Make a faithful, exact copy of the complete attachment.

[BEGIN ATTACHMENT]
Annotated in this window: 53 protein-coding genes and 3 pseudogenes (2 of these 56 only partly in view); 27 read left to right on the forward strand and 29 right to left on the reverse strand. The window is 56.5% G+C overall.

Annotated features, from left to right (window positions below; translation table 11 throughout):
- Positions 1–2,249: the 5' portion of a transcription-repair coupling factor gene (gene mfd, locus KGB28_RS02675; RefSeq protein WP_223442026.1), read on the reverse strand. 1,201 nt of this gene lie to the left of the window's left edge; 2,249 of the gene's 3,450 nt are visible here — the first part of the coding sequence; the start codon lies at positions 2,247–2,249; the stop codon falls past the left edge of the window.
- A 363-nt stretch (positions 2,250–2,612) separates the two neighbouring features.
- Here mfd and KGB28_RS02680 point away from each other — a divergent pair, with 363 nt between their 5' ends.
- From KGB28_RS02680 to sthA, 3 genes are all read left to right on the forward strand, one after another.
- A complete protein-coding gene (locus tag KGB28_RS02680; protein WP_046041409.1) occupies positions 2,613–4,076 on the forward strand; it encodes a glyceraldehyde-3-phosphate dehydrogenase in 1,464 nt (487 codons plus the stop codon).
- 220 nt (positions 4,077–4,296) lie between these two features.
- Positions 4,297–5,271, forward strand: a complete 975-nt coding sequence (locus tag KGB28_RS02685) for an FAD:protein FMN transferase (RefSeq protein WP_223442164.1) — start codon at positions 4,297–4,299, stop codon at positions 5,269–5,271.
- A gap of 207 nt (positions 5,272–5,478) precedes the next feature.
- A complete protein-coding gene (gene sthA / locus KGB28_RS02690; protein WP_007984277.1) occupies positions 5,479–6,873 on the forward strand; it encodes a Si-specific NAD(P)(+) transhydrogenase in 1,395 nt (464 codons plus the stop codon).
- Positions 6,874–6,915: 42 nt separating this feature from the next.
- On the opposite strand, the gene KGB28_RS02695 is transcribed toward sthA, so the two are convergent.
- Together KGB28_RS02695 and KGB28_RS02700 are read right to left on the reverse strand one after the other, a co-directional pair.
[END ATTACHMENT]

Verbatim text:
Annotated in this window: 53 protein-coding genes and 3 pseudogenes (2 of these 56 only partly in view); 27 read left to right on the forward strand and 29 right to left on the reverse strand. The window is 56.5% G+C overall.

Annotated features, from left to right (window positions below; translation table 11 throughout):
- Positions 1–2,249: the 5' portion of a transcription-repair coupling factor gene (gene mfd, locus KGB28_RS02675; RefSeq protein WP_223442026.1), read on the reverse strand. 1,201 nt of this gene lie to the left of the window's left edge; 2,249 of the gene's 3,450 nt are visible here — the first part of the coding sequence; the start codon lies at positions 2,247–2,249; the stop codon falls past the left edge of the window.
- A 363-nt stretch (positions 2,250–2,612) separates the two neighbouring features.
- Here mfd and KGB28_RS02680 point away from each other — a divergent pair, with 363 nt between their 5' ends.
- From KGB28_RS02680 to sthA, 3 genes are all read left to right on the forward strand, one after another.
- A complete protein-coding gene (locus tag KGB28_RS02680; protein WP_046041409.1) occupies positions 2,613–4,076 on the forward strand; it encodes a glyceraldehyde-3-phosphate dehydrogenase in 1,464 nt (487 codons plus the stop codon).
- 220 nt (positions 4,077–4,296) lie between these two features.
- Positions 4,297–5,271, forward strand: a complete 975-nt coding sequence (locus tag KGB28_RS02685) for an FAD:protein FMN transferase (RefSeq protein WP_223442164.1) — start codon at positions 4,297–4,299, stop codon at positions 5,269–5,271.
- A gap of 207 nt (positions 5,272–5,478) precedes the next feature.
- A complete protein-coding gene (gene sthA / locus KGB28_RS02690; protein WP_007984277.1) occupies positions 5,479–6,873 on the forward strand; it encodes a Si-specific NAD(P)(+) transhydrogenase in 1,395 nt (464 codons plus the stop codon).
- Positions 6,874–6,915: 42 nt separating this feature from the next.
- On the opposite strand, the gene KGB28_RS02695 is transcribed toward sthA, so the two are convergent.
- Together KGB28_RS02695 and KGB28_RS02700 are read right to left on the reverse strand one after the other, a co-directional pair.